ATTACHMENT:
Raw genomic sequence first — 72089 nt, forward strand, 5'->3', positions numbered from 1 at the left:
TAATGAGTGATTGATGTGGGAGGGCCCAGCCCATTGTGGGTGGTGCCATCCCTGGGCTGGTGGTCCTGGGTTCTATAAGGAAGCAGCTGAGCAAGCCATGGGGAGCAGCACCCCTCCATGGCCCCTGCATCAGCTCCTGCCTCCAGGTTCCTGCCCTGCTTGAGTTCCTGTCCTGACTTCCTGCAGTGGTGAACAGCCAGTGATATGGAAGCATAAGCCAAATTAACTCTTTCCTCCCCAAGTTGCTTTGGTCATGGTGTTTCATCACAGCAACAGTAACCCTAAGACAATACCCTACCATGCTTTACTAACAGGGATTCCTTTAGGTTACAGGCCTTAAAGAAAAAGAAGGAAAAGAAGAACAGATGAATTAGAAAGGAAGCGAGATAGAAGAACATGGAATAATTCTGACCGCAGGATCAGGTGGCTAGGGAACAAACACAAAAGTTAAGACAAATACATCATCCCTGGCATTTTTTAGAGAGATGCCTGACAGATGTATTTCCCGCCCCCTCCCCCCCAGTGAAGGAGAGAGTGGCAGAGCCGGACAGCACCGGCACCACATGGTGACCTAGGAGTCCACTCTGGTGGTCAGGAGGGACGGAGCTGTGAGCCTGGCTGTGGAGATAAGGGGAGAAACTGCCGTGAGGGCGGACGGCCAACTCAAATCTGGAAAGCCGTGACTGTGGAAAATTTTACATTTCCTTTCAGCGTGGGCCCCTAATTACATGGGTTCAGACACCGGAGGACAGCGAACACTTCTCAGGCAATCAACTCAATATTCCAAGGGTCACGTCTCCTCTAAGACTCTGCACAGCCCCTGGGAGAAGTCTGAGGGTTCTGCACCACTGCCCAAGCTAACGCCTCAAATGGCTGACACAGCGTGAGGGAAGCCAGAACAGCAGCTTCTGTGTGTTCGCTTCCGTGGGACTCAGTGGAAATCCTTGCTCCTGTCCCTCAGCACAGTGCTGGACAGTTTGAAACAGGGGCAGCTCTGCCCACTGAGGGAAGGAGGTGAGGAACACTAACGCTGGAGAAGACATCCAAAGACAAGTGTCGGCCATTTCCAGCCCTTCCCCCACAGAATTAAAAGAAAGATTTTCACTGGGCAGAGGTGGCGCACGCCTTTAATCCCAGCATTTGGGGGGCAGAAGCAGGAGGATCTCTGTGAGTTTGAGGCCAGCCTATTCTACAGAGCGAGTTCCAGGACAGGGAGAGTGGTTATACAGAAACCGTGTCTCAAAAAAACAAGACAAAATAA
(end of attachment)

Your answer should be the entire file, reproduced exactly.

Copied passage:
Raw genomic sequence first — 72089 nt, forward strand, 5'->3', positions numbered from 1 at the left:
TAATGAGTGATTGATGTGGGAGGGCCCAGCCCATTGTGGGTGGTGCCATCCCTGGGCTGGTGGTCCTGGGTTCTATAAGGAAGCAGCTGAGCAAGCCATGGGGAGCAGCACCCCTCCATGGCCCCTGCATCAGCTCCTGCCTCCAGGTTCCTGCCCTGCTTGAGTTCCTGTCCTGACTTCCTGCAGTGGTGAACAGCCAGTGATATGGAAGCATAAGCCAAATTAACTCTTTCCTCCCCAAGTTGCTTTGGTCATGGTGTTTCATCACAGCAACAGTAACCCTAAGACAATACCCTACCATGCTTTACTAACAGGGATTCCTTTAGGTTACAGGCCTTAAAGAAAAAGAAGGAAAAGAAGAACAGATGAATTAGAAAGGAAGCGAGATAGAAGAACATGGAATAATTCTGACCGCAGGATCAGGTGGCTAGGGAACAAACACAAAAGTTAAGACAAATACATCATCCCTGGCATTTTTTAGAGAGATGCCTGACAGATGTATTTCCCGCCCCCTCCCCCCCAGTGAAGGAGAGAGTGGCAGAGCCGGACAGCACCGGCACCACATGGTGACCTAGGAGTCCACTCTGGTGGTCAGGAGGGACGGAGCTGTGAGCCTGGCTGTGGAGATAAGGGGAGAAACTGCCGTGAGGGCGGACGGCCAACTCAAATCTGGAAAGCCGTGACTGTGGAAAATTTTACATTTCCTTTCAGCGTGGGCCCCTAATTACATGGGTTCAGACACCGGAGGACAGCGAACACTTCTCAGGCAATCAACTCAATATTCCAAGGGTCACGTCTCCTCTAAGACTCTGCACAGCCCCTGGGAGAAGTCTGAGGGTTCTGCACCACTGCCCAAGCTAACGCCTCAAATGGCTGACACAGCGTGAGGGAAGCCAGAACAGCAGCTTCTGTGTGTTCGCTTCCGTGGGACTCAGTGGAAATCCTTGCTCCTGTCCCTCAGCACAGTGCTGGACAGTTTGAAACAGGGGCAGCTCTGCCCACTGAGGGAAGGAGGTGAGGAACACTAACGCTGGAGAAGACATCCAAAGACAAGTGTCGGCCATTTCCAGCCCTTCCCCCACAGAATTAAAAGAAAGATTTTCACTGGGCAGAGGTGGCGCACGCCTTTAATCCCAGCATTTGGGGGGCAGAAGCAGGAGGATCTCTGTGAGTTTGAGGCCAGCCTATTCTACAGAGCGAGTTCCAGGACAGGGAGAGTGGTTATACAGAAACCGTGTCTCAAAAAAACAAGACAAAATAA